Urban planning and the scientific uncertainties of sea level rise
Author(s)Beaudreau, Pierre, M.C.P. Massachusetts Institute of Technology
Massachusetts Institute of Technology. Department of Urban Studies and Planning.
Anne Whiston Spirn.
MetadataShow full item record
While climate change has recently gained much needed traction in our societal and political spheres, the science behind climate change continues to be a complex interplay of countless variables, timelines, and scenarios. Despite climate scientists' best efforts to predict what the future holds in terms of climate change and sea level rise, various limitations and uncertainties inherent in climate models challenge our ability to plan appropriately for the future. As planners and designers adopt various sea level rise thresholds in their policies and designs, the uncertainties of the climate models, and climate itself, are often overlooked. Major planning and design projects and proposals, such as those resulting from the 'Rebuild by Design' competition launched by the United States federal government, were found to use different sea level rise thresholds in their approaches. Such observed variation in projects' sea level rise preparedness mirrored the uncertainty in the climate models themselves and led to using a more long-term analysis of the incremental impacts of sea level rise on the built environment. Using modeling and scripting software (Rhino and Grasshopper) a customizable tool named SEARISE 3D was developed to allow planners and designers to explore the impacts of sea level rise on any portion of any city (provided basic elevation and infrastructure data). Using data generated through the tool, decision-makers can find the optimal longterm sea level rise threshold to begin preparing for. Similarly, planners, designers, and architects can use the tool to visually explore flooding scenarios and create base layers for producing design proposals to respond to sea level rise. SEARISE 3D was made available online for free (under the MIT License) for all to use, improve, and develop further metrics for decision-making in face of our uncertain climate future.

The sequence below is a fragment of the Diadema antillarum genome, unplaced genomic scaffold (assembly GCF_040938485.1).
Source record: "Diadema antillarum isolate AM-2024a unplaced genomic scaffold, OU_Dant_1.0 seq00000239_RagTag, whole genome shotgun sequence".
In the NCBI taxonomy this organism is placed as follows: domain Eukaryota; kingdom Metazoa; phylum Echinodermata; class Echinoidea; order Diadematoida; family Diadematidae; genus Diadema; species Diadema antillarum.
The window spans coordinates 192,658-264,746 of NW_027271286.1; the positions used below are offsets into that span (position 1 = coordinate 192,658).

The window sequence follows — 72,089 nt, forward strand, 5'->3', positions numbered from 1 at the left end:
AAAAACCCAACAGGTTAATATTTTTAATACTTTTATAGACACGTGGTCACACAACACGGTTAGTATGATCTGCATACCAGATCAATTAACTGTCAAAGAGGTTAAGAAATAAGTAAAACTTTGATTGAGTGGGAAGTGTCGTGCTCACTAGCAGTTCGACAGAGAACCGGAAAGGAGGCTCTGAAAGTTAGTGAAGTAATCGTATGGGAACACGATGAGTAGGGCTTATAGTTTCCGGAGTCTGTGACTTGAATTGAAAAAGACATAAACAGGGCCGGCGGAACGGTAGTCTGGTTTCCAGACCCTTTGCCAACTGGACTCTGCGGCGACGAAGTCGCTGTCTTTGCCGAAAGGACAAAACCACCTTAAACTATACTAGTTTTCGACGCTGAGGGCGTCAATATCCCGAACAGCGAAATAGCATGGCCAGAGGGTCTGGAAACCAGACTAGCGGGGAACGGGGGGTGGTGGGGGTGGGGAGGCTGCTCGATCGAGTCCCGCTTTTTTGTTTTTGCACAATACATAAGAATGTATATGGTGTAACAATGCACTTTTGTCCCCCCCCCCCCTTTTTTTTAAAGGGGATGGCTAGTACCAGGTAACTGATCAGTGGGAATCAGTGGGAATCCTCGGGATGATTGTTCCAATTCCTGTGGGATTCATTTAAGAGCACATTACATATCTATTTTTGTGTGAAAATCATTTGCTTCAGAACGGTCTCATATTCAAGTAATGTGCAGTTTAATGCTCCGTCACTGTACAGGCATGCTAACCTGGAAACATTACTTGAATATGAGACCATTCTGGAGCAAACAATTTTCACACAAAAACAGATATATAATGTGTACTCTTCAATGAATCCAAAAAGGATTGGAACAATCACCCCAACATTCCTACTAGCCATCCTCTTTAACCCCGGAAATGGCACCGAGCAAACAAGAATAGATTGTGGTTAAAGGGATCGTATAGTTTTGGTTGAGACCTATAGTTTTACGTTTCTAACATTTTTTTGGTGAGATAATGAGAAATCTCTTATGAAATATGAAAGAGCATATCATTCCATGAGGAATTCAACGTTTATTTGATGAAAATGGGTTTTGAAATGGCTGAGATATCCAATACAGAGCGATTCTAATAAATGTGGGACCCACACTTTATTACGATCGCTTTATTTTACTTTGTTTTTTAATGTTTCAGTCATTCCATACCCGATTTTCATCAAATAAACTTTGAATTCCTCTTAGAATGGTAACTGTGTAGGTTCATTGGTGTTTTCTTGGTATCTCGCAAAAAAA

Thesis: M.C.P., Massachusetts Institute of Technology, Department of Urban Studies and Planning, 2015.Cataloged from PDF version of thesis.Includes bibliographical references (pages 82-83).
DepartmentMassachusetts Institute of Technology. Department of Urban Studies and Planning.
Massachusetts Institute of Technology
Urban Studies and Planning.